"Neither you nor I know it."
Translation:Det vet varken du eller jag.
I agree with what you're saying. The reason we like to put det first in this sentence is about how we want to structure information and what we want to emphasize. Det gets more emphasis if it's first in the sentence. Also, in very many cases, we would rather say that 'Fact X is not known to us', rather than that 'Neither you nor I know fact X'.
I think Det vet varken du eller jag is a much more natural sentence in Swedish than Varken du eller jag vet det. We use det at the start of sentences like this a lot.
Another way of saying this is by using the terms topic and comment. The thing a sentence is 'talking about' or the thing that is the 'starting point' for a sentence is the topic. The thing that the sentence says about the topic is called the comment. So it's very natural for a sentence to start with det (= topic), which is something already known (otherwise we wouldn't be able to refer to it as 'det'), and then say something about it (=comment).
I also read the solution (Det vet varken du eller jag) as "It knows neither you nor I." But then I wondered if my knowledge of English grammar is just bad, and thought, if it DID say such a thing, would it use "dig" and "mig" instead? Det vet varken dig eller mig?
Basically, is this OBVIOUSLY "Neither you nor I know it" because subjective pronouns are used? If I wanted to say "It knows neither you nor I(me?)" is it then "Det vet varken dig eller mig"?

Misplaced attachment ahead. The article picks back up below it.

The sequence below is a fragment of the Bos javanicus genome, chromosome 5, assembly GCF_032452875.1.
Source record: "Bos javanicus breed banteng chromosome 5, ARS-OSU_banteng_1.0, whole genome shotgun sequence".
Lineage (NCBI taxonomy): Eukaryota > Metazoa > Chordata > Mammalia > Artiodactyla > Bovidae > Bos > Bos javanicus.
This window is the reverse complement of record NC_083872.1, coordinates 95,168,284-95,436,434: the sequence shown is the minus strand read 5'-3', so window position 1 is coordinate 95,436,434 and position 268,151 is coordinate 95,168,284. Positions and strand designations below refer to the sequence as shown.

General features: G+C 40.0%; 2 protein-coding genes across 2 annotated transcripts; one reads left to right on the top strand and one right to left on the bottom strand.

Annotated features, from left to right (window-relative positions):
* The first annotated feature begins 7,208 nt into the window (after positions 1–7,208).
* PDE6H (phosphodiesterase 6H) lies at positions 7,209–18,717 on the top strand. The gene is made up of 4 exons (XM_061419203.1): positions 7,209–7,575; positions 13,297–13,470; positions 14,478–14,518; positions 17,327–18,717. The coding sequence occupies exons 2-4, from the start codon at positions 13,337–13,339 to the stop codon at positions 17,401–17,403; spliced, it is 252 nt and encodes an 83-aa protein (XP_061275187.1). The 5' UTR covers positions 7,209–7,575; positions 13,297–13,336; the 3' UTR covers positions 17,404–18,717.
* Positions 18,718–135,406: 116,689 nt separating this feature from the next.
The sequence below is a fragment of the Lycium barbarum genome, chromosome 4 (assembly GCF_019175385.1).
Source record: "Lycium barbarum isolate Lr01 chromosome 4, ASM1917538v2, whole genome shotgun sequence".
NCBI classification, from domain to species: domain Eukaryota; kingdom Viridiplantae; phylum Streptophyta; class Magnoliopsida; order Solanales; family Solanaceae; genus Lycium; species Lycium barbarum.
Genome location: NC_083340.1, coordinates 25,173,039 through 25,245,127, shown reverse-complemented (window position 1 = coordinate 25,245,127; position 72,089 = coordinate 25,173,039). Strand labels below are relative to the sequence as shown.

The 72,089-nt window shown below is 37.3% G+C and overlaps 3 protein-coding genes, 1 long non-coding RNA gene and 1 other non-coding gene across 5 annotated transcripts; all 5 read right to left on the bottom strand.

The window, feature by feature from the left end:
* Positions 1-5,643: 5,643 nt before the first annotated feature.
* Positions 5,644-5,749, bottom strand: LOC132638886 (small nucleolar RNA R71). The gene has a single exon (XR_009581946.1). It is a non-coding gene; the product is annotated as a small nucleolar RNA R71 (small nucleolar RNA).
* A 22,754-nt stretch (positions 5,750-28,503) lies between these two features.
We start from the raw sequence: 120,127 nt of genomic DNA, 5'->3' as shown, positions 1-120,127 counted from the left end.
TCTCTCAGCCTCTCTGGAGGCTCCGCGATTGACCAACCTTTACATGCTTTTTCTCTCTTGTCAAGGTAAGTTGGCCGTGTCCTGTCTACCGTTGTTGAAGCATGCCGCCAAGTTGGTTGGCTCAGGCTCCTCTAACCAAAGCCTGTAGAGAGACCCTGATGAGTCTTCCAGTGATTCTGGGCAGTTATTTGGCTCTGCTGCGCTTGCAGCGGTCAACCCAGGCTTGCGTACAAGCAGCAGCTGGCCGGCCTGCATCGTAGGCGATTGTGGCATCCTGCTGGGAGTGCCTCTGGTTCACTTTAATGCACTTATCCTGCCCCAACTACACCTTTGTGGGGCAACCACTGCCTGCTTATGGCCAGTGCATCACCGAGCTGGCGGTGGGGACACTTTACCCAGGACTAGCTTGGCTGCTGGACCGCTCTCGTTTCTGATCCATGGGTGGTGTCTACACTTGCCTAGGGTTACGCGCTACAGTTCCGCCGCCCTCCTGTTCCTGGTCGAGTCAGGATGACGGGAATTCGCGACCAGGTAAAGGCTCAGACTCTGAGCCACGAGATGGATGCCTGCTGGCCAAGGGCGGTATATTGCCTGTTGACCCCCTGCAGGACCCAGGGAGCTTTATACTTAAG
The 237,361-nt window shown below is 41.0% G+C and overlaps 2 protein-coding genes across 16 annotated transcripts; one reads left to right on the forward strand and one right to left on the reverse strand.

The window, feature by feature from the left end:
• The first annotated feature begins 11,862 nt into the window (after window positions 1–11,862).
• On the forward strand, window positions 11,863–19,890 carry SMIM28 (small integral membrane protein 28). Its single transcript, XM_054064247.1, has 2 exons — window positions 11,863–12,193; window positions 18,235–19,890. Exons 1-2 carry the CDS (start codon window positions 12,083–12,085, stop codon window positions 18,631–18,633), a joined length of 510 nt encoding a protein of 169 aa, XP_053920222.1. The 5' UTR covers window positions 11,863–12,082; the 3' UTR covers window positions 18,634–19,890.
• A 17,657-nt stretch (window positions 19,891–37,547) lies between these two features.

Of course! I was focusing so much on subject/object that I overlooked the verb. And I guess there's not many ett-words capable of knowing people. Thank you. (I really appreciate all the replies!)
You can use känner also for animals that you feel you have a friendship with.
Hon känner hästen väl. - She knows the horse well.
But for non-living things you have to use other expressions.
Jag känner till omständigheterna. - I know/am aware of the circumstances.
Jag känner till många städer i Tyskland. - I know of many cities in Germany.
Jag är bekant med många städer i Tyskland. - I am familiar with many cities in Germany.
Jag kan engelska. - I know English.
I think I know the answer, based on some posts the mods did ages ago. When you look at "varken du eller jag" it forms a single entity, as it were. A "single" group that is composed of neither you nor I, is the subject. If that is a load of sürstromming, I hope one of the mods will point it out. Also, beware of the word kanske, it can break the v2 rule as Arnauti explained the one time. Kippis! Paljon Onnea.